Date: Jul 01, 2014
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In the world of agriculture, cycles are a way of life.  Crops cycle in and out and markets do the same thing.  Not surprisingly, that is also the pattern for ag construction, and one expert in the field thinks a building boom may be on the near horizon.

Troy Eckard, president of Eckard Commercial Construction, El Centro, CA, said there are reasons to believe that the construction of facilities in the fresh vegetable business is headed for a new boom period.  Or at least a lot more activity than it has had over the past six or seven years.

“The heyday in this business stretched from 1997 to about 2007,” said Eckard, who has been involved in agricultural construction projects for almost a quarter of a century.  “During that time period we were doing three to five major projects every year.”

For the last half dozen years, he said there has been about one project a year being built from the ground up with the majority of business centering around expansion or building out existing facilities.  Eckard said the ag construction industry does follow a cycle and it makes sense.  He said there is a period of growth when new facilities are being built.  Following that the company does work expanding those facilities or adding pallet racks to expand the capacity.  Eventually, all of the building has been expanded and it seemingly is time to build another facility.

In his professional opinion, Eckard said there has not been very much new capacity since 2007 which would lead one to believe that the need is out there.  “I think we are going to enter a new cycle of building in the next year or two.”

He distinguishes “building footprint” (new facilities) with “racking it up” (adding capacity to an existing footprint).  “In the last few years, the industry has absorbed its growth by racking, but I’m not sure it can do that anymore.  We may be entering that cycle where more building is necessary.  How robust will this cycle be?  I don’t know.  But I know of several projects under discussion.”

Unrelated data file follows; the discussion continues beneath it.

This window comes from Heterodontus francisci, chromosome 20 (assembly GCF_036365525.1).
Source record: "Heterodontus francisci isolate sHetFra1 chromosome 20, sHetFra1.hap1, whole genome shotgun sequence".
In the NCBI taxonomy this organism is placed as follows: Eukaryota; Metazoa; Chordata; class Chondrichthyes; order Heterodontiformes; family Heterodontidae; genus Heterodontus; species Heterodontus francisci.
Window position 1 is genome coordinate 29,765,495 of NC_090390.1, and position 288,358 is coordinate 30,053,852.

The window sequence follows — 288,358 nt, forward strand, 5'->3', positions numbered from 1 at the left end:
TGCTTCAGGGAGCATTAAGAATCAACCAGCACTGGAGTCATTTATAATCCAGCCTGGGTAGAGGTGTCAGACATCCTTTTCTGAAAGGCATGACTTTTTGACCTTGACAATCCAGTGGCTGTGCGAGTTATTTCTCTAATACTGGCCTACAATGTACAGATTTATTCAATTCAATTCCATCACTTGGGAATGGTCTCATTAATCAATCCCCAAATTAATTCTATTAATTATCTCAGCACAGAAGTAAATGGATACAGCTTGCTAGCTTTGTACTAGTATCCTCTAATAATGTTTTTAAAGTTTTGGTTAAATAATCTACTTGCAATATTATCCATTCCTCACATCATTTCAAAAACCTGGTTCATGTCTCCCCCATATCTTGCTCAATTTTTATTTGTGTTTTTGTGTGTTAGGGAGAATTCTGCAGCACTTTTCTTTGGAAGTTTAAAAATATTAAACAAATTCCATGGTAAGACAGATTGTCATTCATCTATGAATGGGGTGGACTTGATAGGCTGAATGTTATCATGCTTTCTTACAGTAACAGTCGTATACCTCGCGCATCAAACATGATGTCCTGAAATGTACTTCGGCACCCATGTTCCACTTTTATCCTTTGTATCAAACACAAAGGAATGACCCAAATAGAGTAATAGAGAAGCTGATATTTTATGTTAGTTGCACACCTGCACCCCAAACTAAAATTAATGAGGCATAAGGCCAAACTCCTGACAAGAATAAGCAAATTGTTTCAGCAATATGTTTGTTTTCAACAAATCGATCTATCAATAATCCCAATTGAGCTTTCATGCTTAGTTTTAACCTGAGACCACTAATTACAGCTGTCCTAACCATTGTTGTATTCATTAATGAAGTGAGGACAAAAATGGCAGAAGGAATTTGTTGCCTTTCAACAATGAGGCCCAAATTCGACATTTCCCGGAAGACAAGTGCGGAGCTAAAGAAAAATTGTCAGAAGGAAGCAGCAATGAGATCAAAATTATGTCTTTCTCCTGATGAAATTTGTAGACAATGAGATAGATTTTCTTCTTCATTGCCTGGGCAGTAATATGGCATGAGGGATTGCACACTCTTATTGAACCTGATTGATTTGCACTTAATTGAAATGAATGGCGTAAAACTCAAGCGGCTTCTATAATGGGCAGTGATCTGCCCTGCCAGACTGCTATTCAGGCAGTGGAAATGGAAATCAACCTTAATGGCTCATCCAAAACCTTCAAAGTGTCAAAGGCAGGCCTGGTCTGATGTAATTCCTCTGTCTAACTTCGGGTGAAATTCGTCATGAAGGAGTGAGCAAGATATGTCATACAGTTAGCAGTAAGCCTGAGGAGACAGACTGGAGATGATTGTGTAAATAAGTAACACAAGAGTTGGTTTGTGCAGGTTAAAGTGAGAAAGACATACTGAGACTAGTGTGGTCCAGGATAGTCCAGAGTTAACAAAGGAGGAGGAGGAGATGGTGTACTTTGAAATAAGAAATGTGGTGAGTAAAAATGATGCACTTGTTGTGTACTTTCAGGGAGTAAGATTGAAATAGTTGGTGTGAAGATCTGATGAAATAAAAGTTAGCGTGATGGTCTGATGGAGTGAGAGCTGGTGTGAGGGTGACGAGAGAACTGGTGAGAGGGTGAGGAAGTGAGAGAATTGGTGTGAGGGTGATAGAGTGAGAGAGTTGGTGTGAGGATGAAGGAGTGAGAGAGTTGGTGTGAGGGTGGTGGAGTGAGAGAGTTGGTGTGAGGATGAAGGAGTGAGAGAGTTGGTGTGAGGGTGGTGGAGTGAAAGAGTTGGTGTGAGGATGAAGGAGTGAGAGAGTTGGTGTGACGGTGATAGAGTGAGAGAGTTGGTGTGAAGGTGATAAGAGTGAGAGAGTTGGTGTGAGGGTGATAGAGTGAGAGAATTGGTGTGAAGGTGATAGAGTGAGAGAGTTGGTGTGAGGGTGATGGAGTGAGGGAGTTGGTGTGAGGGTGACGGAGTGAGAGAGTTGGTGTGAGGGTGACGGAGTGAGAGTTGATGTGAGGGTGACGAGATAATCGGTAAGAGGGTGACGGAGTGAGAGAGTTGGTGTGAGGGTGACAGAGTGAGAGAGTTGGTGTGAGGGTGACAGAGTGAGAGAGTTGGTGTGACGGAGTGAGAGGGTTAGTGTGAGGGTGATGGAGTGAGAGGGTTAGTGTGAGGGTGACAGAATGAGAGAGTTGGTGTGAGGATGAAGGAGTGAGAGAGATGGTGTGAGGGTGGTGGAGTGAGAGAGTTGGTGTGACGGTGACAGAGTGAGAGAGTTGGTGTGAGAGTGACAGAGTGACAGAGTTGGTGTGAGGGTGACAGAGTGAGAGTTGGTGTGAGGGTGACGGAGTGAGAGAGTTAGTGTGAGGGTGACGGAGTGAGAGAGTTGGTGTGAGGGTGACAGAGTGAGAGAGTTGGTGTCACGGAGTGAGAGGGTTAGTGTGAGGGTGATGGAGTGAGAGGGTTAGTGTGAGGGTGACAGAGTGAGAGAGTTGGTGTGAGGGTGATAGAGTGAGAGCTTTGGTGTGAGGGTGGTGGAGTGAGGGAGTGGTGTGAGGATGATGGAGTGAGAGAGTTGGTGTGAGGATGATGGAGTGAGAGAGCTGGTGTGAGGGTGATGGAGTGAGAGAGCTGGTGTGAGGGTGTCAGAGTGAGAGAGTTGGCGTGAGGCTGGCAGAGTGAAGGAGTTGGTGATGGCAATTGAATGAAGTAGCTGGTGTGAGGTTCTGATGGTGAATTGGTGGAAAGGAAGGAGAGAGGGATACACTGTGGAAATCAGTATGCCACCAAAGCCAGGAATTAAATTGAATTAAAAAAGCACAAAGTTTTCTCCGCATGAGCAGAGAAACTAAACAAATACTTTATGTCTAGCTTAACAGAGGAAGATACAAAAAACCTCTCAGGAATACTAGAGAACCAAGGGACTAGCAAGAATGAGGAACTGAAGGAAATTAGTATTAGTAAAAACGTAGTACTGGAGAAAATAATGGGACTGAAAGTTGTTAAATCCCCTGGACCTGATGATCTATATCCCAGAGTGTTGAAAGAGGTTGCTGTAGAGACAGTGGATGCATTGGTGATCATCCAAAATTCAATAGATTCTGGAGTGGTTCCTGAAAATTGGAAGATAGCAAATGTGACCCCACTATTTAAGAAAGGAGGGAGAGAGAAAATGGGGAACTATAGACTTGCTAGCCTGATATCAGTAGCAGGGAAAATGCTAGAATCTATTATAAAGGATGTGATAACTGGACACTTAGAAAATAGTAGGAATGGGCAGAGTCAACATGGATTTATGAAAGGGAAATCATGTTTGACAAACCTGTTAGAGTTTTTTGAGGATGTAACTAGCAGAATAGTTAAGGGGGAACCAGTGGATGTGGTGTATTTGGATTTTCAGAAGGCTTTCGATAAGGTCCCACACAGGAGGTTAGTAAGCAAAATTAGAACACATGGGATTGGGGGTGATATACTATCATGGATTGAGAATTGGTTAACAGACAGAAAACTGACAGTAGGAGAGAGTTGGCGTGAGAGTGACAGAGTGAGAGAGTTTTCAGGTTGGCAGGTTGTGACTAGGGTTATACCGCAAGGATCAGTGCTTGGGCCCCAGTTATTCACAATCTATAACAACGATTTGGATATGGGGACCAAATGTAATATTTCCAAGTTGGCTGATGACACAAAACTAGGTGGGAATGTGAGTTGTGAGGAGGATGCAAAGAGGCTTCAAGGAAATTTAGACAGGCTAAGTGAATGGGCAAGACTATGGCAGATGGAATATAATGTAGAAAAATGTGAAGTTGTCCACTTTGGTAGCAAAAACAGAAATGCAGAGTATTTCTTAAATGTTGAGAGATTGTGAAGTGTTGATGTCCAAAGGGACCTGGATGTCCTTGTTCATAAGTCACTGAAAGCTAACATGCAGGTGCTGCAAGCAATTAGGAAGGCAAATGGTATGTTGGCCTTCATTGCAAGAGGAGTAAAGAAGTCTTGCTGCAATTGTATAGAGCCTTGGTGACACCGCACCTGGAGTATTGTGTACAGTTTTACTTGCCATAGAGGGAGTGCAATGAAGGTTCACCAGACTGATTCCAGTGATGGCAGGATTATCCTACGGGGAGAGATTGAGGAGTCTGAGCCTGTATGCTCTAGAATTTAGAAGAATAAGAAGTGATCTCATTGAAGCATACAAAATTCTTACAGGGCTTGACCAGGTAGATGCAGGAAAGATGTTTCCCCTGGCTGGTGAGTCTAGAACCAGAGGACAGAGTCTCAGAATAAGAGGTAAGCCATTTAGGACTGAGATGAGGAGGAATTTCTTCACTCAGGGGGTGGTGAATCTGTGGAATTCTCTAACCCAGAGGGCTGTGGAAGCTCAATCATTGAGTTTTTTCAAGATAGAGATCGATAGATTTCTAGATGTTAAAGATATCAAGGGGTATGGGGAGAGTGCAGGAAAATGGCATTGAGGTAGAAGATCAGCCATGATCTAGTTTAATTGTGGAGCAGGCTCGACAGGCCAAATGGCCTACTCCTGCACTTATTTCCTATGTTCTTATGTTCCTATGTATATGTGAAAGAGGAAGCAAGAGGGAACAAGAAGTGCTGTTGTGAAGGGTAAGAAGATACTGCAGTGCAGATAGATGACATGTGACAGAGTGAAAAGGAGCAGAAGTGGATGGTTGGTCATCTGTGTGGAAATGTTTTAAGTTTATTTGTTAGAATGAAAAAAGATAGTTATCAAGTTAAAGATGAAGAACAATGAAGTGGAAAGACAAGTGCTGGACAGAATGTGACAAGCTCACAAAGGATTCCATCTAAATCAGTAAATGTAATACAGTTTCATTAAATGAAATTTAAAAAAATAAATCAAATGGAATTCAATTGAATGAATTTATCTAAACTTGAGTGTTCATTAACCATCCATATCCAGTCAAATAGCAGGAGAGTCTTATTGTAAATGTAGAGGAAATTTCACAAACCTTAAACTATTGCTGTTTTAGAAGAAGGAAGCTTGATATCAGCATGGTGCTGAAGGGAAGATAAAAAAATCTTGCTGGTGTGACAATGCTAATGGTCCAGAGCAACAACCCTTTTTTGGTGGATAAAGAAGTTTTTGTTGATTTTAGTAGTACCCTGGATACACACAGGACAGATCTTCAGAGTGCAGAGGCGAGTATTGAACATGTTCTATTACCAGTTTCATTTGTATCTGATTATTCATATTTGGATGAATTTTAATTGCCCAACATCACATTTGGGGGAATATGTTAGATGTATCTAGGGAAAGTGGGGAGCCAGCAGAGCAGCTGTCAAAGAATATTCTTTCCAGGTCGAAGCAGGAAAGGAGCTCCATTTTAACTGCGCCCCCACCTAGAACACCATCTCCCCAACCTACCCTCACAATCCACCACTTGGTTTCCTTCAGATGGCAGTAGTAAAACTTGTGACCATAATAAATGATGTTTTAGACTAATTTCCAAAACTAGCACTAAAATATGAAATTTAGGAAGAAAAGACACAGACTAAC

Eckard said the new lending protocol that has been adopted since the real estate crash of 2007/08 will take its toll on some borrowers.  “There are two different worlds out there,” he said.  “There are the people that are well financed and they won’t have too much of a problem.”

For that group of borrowers money is cheap and they won’t have any trouble meeting the newer more stringent requirements.  In this group are established firms with good balance sheets.

On the other side of the coin (literally) are companies relatively new in the business or those trying to move into a new commodity without much of a track record.  They may have trouble borrowing money at all or at least getting it at the very favorable rates that are being quoted today.  Eckard said he has also seen some projects stopped in their tracks during the appraisal process.  “Appraisers,” he said, “are much more reluctant to give an appraisal at the high end of the range.”

He said for the type of building he is talking about (cold storage facilities, processing plants, packing sheds), there are not very many comps out there and so the appraisers are more inclined to give an appraisal based on costs, which might not get to the level needed by the borrower.  He reiterated that “there is cheap money (low interest rate) but it’s not easy to get it.”